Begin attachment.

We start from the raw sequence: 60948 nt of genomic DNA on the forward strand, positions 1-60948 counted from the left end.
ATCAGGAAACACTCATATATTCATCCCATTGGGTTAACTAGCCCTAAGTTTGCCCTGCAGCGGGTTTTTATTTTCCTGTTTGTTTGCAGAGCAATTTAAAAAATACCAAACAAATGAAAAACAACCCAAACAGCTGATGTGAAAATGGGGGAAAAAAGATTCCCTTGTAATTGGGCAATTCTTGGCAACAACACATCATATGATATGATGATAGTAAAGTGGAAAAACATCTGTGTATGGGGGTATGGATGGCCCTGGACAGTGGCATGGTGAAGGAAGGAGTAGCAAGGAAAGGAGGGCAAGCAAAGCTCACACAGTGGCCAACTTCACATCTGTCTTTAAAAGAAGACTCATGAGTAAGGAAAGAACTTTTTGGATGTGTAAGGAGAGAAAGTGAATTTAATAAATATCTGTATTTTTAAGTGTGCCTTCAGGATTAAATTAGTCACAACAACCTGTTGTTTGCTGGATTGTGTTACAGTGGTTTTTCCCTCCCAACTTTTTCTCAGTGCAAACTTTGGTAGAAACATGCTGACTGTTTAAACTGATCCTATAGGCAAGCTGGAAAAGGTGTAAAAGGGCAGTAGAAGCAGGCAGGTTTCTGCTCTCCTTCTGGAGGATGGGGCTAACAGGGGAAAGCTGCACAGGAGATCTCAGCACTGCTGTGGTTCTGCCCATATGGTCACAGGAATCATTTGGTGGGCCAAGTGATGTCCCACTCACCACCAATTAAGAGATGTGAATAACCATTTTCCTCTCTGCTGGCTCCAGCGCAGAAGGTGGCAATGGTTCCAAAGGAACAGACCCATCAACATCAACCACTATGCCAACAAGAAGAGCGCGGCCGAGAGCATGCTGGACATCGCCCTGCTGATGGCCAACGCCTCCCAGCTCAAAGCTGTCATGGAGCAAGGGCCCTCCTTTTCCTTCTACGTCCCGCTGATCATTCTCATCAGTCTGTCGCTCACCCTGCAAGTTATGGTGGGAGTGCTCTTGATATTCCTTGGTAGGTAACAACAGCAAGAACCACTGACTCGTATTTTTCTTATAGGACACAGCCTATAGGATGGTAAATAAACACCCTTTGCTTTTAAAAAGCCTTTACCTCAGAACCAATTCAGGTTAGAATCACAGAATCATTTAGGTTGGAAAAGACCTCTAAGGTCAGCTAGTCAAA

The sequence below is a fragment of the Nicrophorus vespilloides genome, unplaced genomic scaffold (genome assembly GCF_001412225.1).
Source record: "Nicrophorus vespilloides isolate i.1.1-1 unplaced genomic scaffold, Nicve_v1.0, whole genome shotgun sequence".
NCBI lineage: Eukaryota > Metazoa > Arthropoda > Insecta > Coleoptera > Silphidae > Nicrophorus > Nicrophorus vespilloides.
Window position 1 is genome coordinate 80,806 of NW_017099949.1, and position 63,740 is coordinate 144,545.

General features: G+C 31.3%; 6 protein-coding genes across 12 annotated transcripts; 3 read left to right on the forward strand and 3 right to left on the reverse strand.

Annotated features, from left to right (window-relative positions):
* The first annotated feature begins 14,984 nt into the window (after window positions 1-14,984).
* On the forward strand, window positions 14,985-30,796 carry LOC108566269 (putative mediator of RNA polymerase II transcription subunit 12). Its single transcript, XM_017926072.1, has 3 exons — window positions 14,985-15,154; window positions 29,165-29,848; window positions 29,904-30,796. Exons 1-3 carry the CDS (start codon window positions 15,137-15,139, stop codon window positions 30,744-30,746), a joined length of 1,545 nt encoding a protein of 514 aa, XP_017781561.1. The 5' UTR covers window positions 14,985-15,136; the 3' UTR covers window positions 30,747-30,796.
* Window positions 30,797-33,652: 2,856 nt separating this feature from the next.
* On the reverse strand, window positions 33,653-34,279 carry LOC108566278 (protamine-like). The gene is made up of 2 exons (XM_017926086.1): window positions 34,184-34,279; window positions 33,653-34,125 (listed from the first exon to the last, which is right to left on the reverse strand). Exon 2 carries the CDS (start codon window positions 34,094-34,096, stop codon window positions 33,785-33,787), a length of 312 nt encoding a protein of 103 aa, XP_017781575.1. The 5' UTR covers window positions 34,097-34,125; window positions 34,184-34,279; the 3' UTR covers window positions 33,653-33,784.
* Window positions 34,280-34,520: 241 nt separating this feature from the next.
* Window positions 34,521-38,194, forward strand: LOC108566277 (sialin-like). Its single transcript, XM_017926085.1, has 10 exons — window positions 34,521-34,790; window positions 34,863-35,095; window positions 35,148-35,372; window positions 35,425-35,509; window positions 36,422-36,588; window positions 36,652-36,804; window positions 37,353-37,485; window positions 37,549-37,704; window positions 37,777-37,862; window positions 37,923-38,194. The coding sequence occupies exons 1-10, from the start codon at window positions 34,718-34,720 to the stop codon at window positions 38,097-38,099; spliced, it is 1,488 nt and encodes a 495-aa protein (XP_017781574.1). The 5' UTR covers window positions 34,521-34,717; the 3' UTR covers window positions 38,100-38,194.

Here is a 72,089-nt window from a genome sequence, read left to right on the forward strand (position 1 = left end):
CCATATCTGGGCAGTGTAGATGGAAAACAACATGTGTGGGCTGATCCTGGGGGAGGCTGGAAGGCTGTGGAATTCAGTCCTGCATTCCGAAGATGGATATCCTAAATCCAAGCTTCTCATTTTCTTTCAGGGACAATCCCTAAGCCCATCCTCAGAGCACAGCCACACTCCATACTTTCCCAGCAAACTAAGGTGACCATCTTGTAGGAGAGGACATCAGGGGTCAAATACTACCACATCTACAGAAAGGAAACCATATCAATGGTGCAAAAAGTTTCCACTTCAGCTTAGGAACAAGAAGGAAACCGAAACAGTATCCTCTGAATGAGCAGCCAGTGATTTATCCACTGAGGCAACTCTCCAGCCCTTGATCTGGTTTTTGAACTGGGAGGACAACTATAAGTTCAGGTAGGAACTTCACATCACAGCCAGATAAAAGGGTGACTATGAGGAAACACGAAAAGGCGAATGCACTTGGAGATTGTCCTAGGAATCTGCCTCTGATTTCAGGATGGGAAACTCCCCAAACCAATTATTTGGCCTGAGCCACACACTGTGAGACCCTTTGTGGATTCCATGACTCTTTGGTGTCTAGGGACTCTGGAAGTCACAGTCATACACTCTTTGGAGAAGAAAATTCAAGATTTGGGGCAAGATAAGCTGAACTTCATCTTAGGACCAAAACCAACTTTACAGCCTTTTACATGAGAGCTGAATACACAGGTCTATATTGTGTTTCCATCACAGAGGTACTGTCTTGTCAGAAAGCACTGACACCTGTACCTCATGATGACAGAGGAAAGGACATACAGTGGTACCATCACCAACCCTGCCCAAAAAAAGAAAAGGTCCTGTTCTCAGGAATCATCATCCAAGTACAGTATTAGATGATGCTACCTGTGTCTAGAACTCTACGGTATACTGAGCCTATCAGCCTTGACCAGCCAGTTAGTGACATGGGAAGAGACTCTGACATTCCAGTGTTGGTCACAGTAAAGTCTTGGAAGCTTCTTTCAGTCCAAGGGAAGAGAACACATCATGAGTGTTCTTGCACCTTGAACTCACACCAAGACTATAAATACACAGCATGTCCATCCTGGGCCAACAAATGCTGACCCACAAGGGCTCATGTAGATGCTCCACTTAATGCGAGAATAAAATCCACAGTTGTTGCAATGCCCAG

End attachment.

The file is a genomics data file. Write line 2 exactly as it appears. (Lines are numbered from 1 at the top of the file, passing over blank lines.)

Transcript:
ATCAGGAAACACTCATATATTCATCCCATTGGGTTAACTAGCCCTAAGTTTGCCCTGCAGCGGGTTTTTATTTTCCTGTTTGTTTGCAGAGCAATTTAAAAAATACCAAACAAATGAAAAACAACCCAAACAGCTGATGTGAAAATGGGGGAAAAAAGATTCCCTTGTAATTGGGCAATTCTTGGCAACAACACATCATATGATATGATGATAGTAAAGTGGAAAAACATCTGTGTATGGGGGTATGGATGGCCCTGGACAGTGGCATGGTGAAGGAAGGAGTAGCAAGGAAAGGAGGGCAAGCAAAGCTCACACAGTGGCCAACTTCACATCTGTCTTTAAAAGAAGACTCATGAGTAAGGAAAGAACTTTTTGGATGTGTAAGGAGAGAAAGTGAATTTAATAAATATCTGTATTTTTAAGTGTGCCTTCAGGATTAAATTAGTCACAACAACCTGTTGTTTGCTGGATTGTGTTACAGTGGTTTTTCCCTCCCAACTTTTTCTCAGTGCAAACTTTGGTAGAAACATGCTGACTGTTTAAACTGATCCTATAGGCAAGCTGGAAAAGGTGTAAAAGGGCAGTAGAAGCAGGCAGGTTTCTGCTCTCCTTCTGGAGGATGGGGCTAACAGGGGAAAGCTGCACAGGAGATCTCAGCACTGCTGTGGTTCTGCCCATATGGTCACAGGAATCATTTGGTGGGCCAAGTGATGTCCCACTCACCACCAATTAAGAGATGTGAATAACCATTTTCCTCTCTGCTGGCTCCAGCGCAGAAGGTGGCAATGGTTCCAAAGGAACAGACCCATCAACATCAACCACTATGCCAACAAGAAGAGCGCGGCCGAGAGCATGCTGGACATCGCCCTGCTGATGGCCAACGCCTCCCAGCTCAAAGCTGTCATGGAGCAAGGGCCCTCCTTTTCCTTCTACGTCCCGCTGATCATTCTCATCAGTCTGTCGCTCACCCTGCAAGTTATGGTGGGAGTGCTCTTGATATTCCTTGGTAGGTAACAACAGCAAGAACCACTGACTCGTATTTTTCTTATAGGACACAGCCTATAGGATGGTAAATAAACACCCTTTGCTTTTAAAAAGCCTTTACCTCAGAACCAATTCAGGTTAGAATCACAGAATCATTTAGGTTGGAAAAGACCTCTAAGGTCAGCTAGTCAAA